VULNERABLE people are living independently for longer in Toodyay with the help of ‘the crew from Wooroloo’ to help maintain their homes.
The tasks undertaken vary from paving pathways to replacing damaged fences, erecting a clothes hoist, to fixing a door.
No job is too hard and all the work is unpaid because the men at work are from Wooroloo Prison Farm.
Section 95 work parties from the minimum-security prison have maintained 12 independent units at Butterly Cottages for the past three years, visiting once a month to lend help where needed.
Butterly Cottages Association president Jeff Roberts said having worked with juvenile recidivist offenders for 10 years, he understood the value of giving a person a second chance.
He was so delighted with recent work completed by the crew of eight and their supervisor that he invited the team to afternoon tea with the tenants.
Representatives from Butterly Cottages and Toodyay Shire attended the tea party, where Mr Roberts formally thanked the crew for their work earlier this month.
“While incarcerated, they are given lots of opportunities to better their lot, and part of that is learning practical skills,” he said.
“They are doing us a great service and we are doing them a great service providing them with the positives of fruitful and productive work, so that when they are released they have some opportunities to better themselves,” he said.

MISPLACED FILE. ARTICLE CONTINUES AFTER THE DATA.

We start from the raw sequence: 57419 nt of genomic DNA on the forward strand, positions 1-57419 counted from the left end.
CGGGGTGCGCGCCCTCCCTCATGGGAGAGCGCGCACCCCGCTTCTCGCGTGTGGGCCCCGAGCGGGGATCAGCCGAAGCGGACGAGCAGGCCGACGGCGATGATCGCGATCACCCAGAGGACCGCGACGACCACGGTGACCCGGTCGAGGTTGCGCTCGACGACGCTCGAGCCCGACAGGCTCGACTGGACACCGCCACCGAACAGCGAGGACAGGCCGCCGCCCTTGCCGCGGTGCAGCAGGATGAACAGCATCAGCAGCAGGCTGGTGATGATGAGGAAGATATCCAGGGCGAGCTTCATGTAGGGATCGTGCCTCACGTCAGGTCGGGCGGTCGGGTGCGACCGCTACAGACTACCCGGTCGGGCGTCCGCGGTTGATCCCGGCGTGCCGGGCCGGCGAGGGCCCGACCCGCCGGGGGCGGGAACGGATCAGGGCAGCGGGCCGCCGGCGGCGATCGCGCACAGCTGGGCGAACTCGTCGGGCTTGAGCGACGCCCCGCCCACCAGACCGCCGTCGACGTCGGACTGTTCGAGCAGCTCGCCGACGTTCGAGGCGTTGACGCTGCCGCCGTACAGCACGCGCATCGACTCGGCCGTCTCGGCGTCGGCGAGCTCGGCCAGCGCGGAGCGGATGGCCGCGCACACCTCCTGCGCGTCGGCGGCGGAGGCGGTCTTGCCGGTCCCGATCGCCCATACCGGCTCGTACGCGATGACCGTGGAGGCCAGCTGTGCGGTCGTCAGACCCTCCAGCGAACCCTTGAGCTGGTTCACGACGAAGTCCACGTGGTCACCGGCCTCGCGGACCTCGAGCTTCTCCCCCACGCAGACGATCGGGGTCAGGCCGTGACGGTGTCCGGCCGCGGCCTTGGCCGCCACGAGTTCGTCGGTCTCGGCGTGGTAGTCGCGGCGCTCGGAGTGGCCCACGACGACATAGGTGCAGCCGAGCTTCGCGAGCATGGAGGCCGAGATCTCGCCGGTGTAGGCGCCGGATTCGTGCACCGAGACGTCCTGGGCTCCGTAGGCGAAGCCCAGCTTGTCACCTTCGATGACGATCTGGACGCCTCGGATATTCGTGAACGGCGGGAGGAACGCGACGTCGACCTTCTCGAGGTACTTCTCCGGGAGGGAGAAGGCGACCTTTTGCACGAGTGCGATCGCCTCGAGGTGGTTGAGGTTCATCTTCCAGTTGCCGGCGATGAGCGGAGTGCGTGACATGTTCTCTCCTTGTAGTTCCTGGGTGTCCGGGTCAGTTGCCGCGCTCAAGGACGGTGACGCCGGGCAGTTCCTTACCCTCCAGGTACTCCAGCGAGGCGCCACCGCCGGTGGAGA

Butterly Cottages began as Toodyay Homes for the Aged about 30 years ago.
Mr Roberts said by 2021, the not-for-profit organisation would have close to 30 units to rent.
“We’re in the process of building another eight to nine units with the help of the Shire and Royalties for Regions, and have plans to provide another 10 units,” he said.
The units are subsidised for pensioners and the accommodation is for low to moderate-income earners and particularly suitable for those with a medical need.
“Elderly people are grateful they do not have to go into care and can continue to live independently,” he said.
Wooroloo Prison community work officer Peter Smithers said community projects usually arrived ‘by word of mouth’.
He said potential crew members’ performance was measured and applications approved on the basis they met the highest trust and lowest security ratings.